“I feel less confident than five years ago because now there’s a lot more pressure with what you wear, or even academically.”
“Five years ago I was steadily confident in what I was doing and now … it kind of changes but mostly depending on what I look like.”
These are just some of the words from teens echoed in a video project, Hatch Kids, that follows a group of 25 New York-based kids over the course of five years.
“I want us to look at this particular age window, because I think it’s fundamental to long-term confidence,” said Samantha Skey, CEO of SHE Media, the digital media company that oversaw the Hatch Kids project.
"They're going through puberty at the same time with perpetual feedback from social media," she said. "I believe social media directly infringes upon confidence."
In the opening of the video, a young child proudly says, “I am the awesome-ist.”
Another says, “If a boy says you can’t do it because you’re a girl, I’ll just be like, 'I can do it if I want to and you’re not the boss of me.'”
Flash forward several years later, and the video shows several kids in their teens admitting they feel insecure or less confident.
Fourteen-year-old Jojo says in the video, “I focus a lot on what other people think of me and how other people view me instead of how I should be viewing myself.”
“This age, 14, is a very hard age,” said Skey. “It’s a hard age to feel ownership of your person hood, in terms of sort of integrating the different impulses and feelings you have."
"It was a loss of innocence and it was a loss of confidence in a lot of cases," she added.
Some parents of kids in the Hatch Kids project told "Good Morning America” they were surprised by how their kids felt after those five years.
“She seemed so confident,” said Felicia Kang, the mother of 14-year-old Julia. “I was not fully expecting as big a dip.”
Skey too found that over the course of the five years, social media played a big role in how kids developed and saw themselves over time. Frantz Cayo's daughter Gabrielle is one example.
“I compare my posts to other people,” said Gabrielle. “Why don’t people like my posts? Is it because I’m not good enough? Whenever my picture doesn’t have a lot of likes or comments after the first hour, I just delete it.”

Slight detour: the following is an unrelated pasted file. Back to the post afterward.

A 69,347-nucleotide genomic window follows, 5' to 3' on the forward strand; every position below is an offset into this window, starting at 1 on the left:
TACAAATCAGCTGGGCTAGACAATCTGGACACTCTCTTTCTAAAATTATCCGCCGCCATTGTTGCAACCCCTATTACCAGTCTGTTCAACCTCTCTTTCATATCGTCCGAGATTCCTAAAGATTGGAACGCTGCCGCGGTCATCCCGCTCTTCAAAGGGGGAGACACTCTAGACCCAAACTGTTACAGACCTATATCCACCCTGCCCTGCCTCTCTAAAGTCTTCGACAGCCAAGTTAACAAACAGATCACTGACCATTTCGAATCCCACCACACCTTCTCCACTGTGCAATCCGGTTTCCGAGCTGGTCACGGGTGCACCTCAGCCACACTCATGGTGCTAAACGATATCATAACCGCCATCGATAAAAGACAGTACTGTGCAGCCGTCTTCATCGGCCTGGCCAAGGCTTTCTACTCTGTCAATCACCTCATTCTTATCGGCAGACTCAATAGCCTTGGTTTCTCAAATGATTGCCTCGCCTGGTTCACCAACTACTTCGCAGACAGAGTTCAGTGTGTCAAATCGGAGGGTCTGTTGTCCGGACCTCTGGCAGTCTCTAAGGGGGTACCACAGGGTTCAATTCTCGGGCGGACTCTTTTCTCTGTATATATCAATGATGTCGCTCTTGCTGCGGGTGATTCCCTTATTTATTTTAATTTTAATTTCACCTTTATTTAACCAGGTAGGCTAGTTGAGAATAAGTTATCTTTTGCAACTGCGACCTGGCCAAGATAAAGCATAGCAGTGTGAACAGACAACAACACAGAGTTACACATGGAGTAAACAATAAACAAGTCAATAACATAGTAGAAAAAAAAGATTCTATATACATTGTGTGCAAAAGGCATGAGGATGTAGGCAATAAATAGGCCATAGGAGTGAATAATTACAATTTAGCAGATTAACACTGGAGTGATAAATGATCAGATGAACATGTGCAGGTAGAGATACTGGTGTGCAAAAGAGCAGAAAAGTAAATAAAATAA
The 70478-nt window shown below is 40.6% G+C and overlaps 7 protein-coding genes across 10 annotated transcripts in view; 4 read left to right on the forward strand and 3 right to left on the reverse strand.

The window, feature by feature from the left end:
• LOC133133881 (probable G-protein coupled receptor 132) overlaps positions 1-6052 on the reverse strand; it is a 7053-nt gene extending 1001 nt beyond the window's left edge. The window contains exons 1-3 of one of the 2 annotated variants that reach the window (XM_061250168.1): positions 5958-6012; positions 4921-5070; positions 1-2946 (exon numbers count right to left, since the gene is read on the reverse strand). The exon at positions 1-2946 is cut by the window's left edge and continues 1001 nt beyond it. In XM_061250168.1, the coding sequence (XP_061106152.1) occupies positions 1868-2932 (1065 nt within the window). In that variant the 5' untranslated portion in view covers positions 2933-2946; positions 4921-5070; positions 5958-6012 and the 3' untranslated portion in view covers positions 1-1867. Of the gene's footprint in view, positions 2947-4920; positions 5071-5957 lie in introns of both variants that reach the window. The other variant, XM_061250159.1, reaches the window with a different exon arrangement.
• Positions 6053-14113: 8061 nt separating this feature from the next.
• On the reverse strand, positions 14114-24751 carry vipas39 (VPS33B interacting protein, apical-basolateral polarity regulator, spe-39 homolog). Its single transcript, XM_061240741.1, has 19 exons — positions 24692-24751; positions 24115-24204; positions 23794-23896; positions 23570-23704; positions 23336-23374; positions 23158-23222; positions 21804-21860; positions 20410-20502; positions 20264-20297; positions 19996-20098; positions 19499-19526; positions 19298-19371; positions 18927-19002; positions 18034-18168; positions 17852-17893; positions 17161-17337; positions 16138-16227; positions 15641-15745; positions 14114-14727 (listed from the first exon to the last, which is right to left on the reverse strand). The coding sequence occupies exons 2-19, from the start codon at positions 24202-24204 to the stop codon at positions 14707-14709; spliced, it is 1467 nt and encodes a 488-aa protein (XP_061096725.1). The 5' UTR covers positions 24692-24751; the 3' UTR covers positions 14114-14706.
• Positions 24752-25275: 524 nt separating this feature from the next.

In 2017, “Good Morning America” set up a similar experiment in which a group of 15-to-17-year-old girls candidly discussed the stresses they face, especially as a result of how pervasive social media is in their lives.
The same year, the American Psychological Association (APA) released a report that found approximately 79 percent of parents said that their teens use social media. Additionally, 69 percent of the parents of teen girls reported that they worried about the influence of social media on their child's health, compared to only 39 percent of parents of teen boys.
At least two parents of kids in SHE Media's video project told "GMA" that knowing what they know now, they wish they had held off on giving their kid a phone and limited television time as well.
Skey plans to continue to explore the group of kids in the Hatch Kids project through their high school years.
The kids' parents predict they'll continue to experience life as a roller coaster, but want other parents to know that it’s going to be all right.
“I want parents to take away that the kids are gonna be OK,” said Peter McCabe, father of 14-year-old Jojo. “That everyone -- all people go through stages, not just through adolescence but through the rest of your life.”